Definitions

from The Century Dictionary.

  • noun The process or art of treating substances by means of heat, so as to remove their brittleness and at the same time render them tough and more or less elastic.
  • noun Same as tempering.
  • noun A founders' term for the slow treatment of the clay or loam cores for castings, which, after having been dried, are burned or baked, and then are slowly cooled.

from the GNU version of the Collaborative International Dictionary of English.

  • noun The process used to render glass, iron, etc., less brittle, performed by allowing them to cool very gradually from a high heat.
  • noun The burning of metallic colors into glass, earthenware, etc.

from Wiktionary, Creative Commons Attribution/Share-Alike License.

  • noun The act of heating solid metal or glass to high temperatures and cooling it slowly so that its particles arrange into a defined lattice.
  • verb Present participle of anneal.

from WordNet 3.0 Copyright 2006 by Princeton University. All rights reserved.

  • noun hardening something by heat treatment

Etymologies

Sorry, no etymologies found.

Examples

  • The term annealing usually implies relatively slow cooling.

    MyLinkVault Newest Links

  • Distribute Attachment 8-A, "Water and Oil Quenching" and ask participants to define and discuss the terms annealing, hardening and tempering.

    Chapter 8

  • These bubbles and channels form within the polymers as they are being created in a baking process, called annealing, that is used to improve the materials 'performance.

    cellular-news

  • The process involves high pressures, high temperatures, irradiation, and annealing, which is the precise control of the heating and cooling process.

    Crystal Death

  • The process involves high pressures, high temperatures, irradiation, and annealing, which is the precise control of the heating and cooling process.

    Crystal Death

  • The process involves high pressures, high temperatures, irradiation, and annealing, which is the precise control of the heating and cooling process.

    Crystal Death

  • This process was called annealing, and the oven with a movable floor was technically denominated a leer.

    The Atlantic Monthly, Volume 14, No. 83, September, 1864

  • "We didn't even consider the idea of annealing helicases before this study started," said Kadonaga.

    Medlogs - Recent stories

  • This process is called "annealing" and is exactly analagous to the physical process (used to produce stable crystalline formations) of the same name.

    Progressive Bloggers

  • 350° C. up to just below the lower critical, and forms sorbitic steel; while "annealing" refers to a heating for grain size at or above the transformation ranges, followed by a slow cooling.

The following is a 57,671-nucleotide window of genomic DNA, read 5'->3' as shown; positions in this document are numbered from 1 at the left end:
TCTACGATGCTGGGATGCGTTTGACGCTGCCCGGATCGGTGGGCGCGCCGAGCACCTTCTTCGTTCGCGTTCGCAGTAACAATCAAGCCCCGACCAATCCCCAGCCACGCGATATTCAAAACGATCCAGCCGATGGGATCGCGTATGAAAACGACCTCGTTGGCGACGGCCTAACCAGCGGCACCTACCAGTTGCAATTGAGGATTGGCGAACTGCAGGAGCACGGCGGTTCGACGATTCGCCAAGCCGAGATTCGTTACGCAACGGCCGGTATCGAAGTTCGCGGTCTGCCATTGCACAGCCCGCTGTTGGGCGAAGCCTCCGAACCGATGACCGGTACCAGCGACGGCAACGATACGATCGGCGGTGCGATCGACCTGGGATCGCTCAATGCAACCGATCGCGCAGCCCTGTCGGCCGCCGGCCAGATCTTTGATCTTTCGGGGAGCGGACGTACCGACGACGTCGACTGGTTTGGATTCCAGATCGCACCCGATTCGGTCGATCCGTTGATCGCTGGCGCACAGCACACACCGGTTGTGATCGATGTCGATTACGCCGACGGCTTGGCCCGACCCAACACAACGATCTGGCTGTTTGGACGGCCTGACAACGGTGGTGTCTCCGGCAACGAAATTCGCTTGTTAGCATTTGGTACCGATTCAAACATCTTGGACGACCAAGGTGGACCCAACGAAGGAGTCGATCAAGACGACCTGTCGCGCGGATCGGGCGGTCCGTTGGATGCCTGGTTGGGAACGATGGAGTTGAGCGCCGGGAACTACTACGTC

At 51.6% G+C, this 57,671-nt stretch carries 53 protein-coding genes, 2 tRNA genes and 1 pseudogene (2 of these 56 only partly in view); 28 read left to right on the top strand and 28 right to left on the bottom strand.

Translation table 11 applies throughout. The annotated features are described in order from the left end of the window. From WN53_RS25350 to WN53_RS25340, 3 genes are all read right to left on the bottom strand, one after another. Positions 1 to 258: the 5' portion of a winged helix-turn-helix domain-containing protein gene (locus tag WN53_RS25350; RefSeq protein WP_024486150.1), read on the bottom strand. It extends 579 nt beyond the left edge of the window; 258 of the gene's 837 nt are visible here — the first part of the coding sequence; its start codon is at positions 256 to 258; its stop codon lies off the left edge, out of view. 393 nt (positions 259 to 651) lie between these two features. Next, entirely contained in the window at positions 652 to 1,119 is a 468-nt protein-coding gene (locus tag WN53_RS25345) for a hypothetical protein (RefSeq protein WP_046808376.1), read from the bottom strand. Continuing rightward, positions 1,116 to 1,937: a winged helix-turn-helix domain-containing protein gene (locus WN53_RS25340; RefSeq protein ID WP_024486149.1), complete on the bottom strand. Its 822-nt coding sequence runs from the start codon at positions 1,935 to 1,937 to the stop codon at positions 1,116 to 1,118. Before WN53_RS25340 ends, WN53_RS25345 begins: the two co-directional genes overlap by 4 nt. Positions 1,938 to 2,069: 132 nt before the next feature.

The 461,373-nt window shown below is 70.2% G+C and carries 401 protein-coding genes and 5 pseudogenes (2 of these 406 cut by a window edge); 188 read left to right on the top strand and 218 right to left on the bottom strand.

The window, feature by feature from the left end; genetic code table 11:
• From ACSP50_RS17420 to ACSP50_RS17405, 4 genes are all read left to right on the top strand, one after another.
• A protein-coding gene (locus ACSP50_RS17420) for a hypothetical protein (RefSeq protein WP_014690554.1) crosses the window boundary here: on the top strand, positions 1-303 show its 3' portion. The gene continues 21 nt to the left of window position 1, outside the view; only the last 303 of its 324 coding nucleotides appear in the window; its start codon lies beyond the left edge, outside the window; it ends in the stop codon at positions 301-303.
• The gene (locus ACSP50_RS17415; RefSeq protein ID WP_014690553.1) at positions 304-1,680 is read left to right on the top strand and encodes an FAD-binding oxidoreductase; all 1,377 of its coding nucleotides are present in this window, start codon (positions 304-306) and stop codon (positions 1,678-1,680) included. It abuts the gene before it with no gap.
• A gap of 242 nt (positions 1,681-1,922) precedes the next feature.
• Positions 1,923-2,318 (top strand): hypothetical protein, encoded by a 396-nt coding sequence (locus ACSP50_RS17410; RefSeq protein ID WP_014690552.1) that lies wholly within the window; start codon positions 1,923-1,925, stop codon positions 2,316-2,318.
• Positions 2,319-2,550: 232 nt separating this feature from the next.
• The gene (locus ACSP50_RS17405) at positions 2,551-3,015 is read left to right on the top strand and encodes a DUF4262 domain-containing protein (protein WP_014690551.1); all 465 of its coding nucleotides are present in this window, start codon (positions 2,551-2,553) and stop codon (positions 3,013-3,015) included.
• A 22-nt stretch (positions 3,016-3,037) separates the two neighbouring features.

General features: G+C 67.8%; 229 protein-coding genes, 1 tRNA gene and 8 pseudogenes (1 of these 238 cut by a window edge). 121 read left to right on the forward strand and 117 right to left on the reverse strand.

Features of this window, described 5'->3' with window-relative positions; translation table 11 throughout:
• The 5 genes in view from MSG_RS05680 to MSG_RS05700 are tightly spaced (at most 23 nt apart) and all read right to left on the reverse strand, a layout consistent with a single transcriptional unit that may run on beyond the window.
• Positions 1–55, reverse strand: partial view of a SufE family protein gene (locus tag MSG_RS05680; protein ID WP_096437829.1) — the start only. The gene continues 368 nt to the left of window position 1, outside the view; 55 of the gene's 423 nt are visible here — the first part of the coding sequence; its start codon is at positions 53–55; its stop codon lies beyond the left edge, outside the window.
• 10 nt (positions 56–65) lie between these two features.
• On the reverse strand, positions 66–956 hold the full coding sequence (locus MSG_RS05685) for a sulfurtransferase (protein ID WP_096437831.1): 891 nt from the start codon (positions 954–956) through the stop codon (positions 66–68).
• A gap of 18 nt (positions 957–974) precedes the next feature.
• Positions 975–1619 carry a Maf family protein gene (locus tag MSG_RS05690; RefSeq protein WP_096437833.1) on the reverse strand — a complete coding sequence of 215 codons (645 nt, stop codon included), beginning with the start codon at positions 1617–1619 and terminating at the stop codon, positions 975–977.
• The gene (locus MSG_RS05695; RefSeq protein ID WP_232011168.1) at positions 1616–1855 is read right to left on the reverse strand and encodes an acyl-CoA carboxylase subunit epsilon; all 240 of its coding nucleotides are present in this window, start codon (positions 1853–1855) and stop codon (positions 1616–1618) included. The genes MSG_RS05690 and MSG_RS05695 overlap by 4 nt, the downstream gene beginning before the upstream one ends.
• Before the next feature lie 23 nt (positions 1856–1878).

The Working of Steel Annealing, Heat Treating and Hardening of Carbon and Alloy Steel

Comments

Log in or sign up to get involved in the conversation. It's quick and easy.

  • The process of slowly cooling a completed glass object in an auxiliary part of the glass furnace or in a separate furnace. If a hot glass object is allowed to cool too quickly, it will be highly strained by the time it reaches room temperature and may break from the strain.

    November 9, 2007

  • Not to be confused with simulated annealing:

    Simulated annealing (SA) is a generic probabilistic meta-algorithm for the global optimization problem, namely locating a good approximation to the global optimum of a given function in a large search space. It is often used when the search space is discrete (e.g., all tours that visit a given set of cities). In favorable cases, simulated annealing may be more effective than exhaustive enumeration of the search space.

    The name and inspiration come from annealing in metallurgy, a technique involving heating and controlled cooling of a material to increase the size of its crystals and reduce their defects. The heat causes the atoms to become unstuck from their initial positions (a local minimum of the internal energy) and wander randomly through states of higher energy; the slow cooling gives them more chances of finding configurations with lower internal energy than the initial one.

    November 9, 2007

  • Good heavens, sionnach. Now I'll never confuse the two.

    November 9, 2007

  • I just like the image of the atoms wandering randomly, like Odysseus, through "states of higher energy". Just like the traveling salesman wandering forlornly from city to city, in search of the elusive global optimum.

    November 9, 2007

  • I actually studied simulated annealing in class today, funny coincidence.

    November 9, 2007

  • Atoms as salespeople. I'll never see them the same way again. ;-)

    November 9, 2007

  • Of course, annealing could also refer to the state of a glazier when working by the glory hole. Or altar boys.

    November 9, 2007